Although the Arduino can be powered by a battery and built into a standalone exhibit, most designs involve a direct connection to a regular desktop or laptop computer. There are two basic approaches. First, you can have a program running on the Arduino communicate with a program running on the computer (written, for example, in Processing) via a serial connection. Since the language used on the Arduino and the Processing language share a common ancestry, many of the commands are the same on both sides of the connection. An alternative is to download a special program to the Arduino called Firmata. Once this is installed, you control the Arduino from a program running on the computer, and you do not have to make any further changes to your Arduino software. As you will see, this can be very convenient. The program on the computer side could be written in many different languages, but in our class we will use Processing.

Background Preparation

In class we will be working in pairs. You should already have Processing and Arduino installed on a laptop. If you have a chance to download and install the Firmata Arduino library before class, please do so. Also be sure to bring your Arduino kits and accessories to class.

In Class Exercise

  1. Put a pushbutton switch on Arduino pin D2
  2. Put an LED on Arduino pin D3
  3. Connect your Arduino to the computer with USB
  4. Start the Arduino software on the computer and check your board and serial configuration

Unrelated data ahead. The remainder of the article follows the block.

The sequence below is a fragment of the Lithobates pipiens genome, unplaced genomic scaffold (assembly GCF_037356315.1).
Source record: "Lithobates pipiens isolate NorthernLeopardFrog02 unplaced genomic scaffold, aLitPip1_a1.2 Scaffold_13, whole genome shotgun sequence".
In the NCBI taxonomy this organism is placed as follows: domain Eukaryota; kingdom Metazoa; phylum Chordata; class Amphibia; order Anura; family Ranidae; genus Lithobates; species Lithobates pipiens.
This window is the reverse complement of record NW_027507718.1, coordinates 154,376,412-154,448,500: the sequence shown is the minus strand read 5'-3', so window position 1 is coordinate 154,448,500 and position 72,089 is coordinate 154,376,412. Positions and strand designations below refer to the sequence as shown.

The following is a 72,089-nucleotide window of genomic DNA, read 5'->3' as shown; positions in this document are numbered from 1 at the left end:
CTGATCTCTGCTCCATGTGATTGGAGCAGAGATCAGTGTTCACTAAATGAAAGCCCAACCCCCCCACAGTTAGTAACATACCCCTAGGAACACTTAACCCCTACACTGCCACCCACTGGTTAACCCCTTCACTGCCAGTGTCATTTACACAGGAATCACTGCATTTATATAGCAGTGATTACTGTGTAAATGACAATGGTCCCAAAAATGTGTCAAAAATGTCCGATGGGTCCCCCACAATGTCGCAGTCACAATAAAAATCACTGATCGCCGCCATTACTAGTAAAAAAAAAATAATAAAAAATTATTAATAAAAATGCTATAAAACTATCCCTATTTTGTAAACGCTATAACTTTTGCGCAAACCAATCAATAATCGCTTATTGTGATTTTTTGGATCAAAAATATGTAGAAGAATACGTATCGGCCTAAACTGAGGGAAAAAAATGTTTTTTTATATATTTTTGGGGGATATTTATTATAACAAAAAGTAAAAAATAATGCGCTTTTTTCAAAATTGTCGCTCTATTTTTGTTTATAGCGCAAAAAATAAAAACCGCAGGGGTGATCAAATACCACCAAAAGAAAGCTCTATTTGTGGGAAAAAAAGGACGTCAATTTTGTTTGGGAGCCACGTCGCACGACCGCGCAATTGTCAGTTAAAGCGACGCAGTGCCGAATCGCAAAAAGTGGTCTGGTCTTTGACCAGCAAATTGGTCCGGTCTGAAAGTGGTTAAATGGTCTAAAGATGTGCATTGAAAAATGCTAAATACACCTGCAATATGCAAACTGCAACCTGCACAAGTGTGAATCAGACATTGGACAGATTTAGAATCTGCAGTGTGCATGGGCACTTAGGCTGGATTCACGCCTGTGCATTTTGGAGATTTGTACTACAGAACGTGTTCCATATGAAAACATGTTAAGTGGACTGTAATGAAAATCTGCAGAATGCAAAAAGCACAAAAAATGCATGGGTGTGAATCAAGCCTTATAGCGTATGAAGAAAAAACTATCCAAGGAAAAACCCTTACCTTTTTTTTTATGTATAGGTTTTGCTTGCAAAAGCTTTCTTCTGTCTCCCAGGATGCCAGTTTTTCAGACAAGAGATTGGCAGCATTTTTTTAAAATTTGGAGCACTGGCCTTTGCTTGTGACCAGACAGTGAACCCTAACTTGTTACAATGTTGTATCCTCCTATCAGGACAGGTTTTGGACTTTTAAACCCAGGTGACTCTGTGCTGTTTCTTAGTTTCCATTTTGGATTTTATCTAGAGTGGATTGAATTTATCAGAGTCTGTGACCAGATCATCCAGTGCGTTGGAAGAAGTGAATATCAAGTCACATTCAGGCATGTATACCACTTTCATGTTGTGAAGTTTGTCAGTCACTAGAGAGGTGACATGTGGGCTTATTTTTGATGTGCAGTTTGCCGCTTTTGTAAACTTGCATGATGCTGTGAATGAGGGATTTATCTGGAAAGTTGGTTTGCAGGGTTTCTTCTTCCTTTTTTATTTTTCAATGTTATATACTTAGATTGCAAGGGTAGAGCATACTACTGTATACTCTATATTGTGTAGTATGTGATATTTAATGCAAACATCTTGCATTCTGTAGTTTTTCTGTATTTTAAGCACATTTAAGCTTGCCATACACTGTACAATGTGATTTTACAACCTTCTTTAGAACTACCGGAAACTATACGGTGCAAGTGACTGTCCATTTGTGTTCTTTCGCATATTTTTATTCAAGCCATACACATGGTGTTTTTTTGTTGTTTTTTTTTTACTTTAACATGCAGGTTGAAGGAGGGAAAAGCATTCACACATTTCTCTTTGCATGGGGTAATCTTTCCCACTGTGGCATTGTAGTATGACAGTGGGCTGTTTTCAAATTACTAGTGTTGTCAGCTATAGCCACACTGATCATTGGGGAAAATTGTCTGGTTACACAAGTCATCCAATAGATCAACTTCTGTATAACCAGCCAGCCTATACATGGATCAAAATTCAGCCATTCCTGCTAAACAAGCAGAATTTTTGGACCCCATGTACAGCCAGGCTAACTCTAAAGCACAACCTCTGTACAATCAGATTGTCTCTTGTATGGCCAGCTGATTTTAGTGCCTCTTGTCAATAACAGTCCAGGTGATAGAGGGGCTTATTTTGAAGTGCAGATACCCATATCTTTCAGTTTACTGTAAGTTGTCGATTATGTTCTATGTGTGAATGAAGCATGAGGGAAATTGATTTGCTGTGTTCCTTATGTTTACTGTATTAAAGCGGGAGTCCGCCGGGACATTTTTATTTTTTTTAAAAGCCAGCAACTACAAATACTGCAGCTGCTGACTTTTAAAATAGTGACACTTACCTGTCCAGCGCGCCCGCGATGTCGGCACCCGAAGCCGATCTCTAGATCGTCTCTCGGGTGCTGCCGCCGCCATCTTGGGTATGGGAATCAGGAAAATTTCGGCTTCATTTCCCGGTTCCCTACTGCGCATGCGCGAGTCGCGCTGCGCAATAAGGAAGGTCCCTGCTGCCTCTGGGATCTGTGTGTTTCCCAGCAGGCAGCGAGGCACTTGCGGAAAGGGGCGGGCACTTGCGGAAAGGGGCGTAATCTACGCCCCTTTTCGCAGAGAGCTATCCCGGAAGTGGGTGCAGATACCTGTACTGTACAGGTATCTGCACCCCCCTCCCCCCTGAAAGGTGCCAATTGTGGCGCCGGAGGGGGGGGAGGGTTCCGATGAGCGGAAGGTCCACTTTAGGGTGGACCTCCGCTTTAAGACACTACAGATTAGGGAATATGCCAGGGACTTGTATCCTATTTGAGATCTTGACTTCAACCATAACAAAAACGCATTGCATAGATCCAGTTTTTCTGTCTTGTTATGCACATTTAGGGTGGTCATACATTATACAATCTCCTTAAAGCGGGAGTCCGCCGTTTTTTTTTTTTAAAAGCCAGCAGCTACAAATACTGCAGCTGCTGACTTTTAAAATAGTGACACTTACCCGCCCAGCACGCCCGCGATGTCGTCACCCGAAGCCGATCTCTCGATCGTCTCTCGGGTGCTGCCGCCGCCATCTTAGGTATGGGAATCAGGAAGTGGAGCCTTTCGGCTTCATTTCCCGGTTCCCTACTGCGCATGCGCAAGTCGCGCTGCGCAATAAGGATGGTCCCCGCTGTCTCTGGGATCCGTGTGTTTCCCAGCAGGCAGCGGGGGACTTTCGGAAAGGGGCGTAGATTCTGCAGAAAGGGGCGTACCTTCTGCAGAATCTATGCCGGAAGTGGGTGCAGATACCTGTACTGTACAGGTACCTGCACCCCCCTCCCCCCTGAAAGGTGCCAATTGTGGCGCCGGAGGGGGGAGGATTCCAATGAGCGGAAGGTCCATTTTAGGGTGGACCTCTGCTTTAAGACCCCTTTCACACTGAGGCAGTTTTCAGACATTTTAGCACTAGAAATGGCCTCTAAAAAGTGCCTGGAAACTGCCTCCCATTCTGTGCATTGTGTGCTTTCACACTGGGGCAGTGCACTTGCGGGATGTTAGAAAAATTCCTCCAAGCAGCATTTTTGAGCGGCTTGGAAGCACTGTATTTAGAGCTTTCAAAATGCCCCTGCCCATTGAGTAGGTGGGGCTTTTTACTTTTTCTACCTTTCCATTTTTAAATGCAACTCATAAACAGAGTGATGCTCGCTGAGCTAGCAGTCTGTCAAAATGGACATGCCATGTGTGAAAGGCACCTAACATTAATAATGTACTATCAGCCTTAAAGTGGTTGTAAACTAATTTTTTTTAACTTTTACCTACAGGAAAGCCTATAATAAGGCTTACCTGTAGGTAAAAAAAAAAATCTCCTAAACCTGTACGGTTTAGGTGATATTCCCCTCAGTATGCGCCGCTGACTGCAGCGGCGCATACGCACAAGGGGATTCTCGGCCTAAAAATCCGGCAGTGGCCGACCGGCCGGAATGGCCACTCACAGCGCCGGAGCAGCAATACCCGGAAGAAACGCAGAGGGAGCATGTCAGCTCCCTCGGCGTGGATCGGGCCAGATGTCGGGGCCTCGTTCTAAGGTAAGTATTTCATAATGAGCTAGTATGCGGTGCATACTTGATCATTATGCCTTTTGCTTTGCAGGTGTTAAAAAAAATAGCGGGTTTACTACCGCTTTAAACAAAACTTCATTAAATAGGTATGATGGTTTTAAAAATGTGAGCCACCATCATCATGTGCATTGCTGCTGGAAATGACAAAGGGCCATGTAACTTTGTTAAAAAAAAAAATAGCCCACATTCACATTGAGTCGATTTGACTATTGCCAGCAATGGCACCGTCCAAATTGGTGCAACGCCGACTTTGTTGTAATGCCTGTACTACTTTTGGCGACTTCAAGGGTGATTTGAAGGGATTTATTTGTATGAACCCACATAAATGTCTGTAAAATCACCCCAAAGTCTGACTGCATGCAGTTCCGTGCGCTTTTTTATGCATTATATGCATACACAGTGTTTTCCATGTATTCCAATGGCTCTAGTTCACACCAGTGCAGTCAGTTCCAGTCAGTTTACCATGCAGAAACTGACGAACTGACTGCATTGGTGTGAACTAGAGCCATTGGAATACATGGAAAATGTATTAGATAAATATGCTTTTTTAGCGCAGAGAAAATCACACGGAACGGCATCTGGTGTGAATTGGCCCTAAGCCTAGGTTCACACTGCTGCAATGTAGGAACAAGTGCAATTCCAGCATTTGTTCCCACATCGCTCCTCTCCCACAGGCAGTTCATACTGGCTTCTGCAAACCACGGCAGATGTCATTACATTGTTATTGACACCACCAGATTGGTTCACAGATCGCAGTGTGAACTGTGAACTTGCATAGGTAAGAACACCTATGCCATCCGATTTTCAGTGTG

5. Optional: try uploading the Blink sketch to your Arduino so you know that everything is set up properly
  6. In the Arduino IDE, choose File -> Examples -> Firmata -> StandardFirmata
  7. Upload it to your Arduino
  8. If you didn’t run into any errors, you can close the Arduino software now
  9. If you haven’t already done so, download and install the Firmata Arduino Library (note that if you are working on Windows you will need an unzip utility to open the file, and if you are working on Linux you have to rename the .jar file as described on the installation page)
  10. Once you have unzipped the library, you have to move the arduino folder to the libraries subfolder of your Processing Sketchbook (if you don’t know where this is, start Processing and choose Preferences to find out). If the libraries subfolder does not exist, create it
  11. Start Processing and try the following sketch
  12. Important: make sure that you understand how this process differs from the way that we were doing things previously! Also note that when you press the button on the Arduino, something happens both on the Arduino (an LED lights up) and on your computer (the graphic display changes)
import processing.serial.*;
import cc.arduino.*;

Arduino arduino;

int mySwitch = 2;
int myLED = 3;

void setup() {
 arduino = new Arduino(this, Arduino.list()[0], 57600);
 arduino.pinMode(mySwitch, Arduino.INPUT);
 arduino.pinMode(myLED, Arduino.OUTPUT);

void draw() {
 if (arduino.digitalRead(mySwitch) == Arduino.HIGH) {
 arduino.digitalWrite(myLED, Arduino.HIGH);
 ellipse(50, 50, 80, 80);
 else {
 arduino.digitalWrite(myLED, Arduino.LOW);
 ellipse(50, 50, 80, 80);

Once you’ve gotten the basic demonstration sketch working, you can begin to modify it to suit your own project.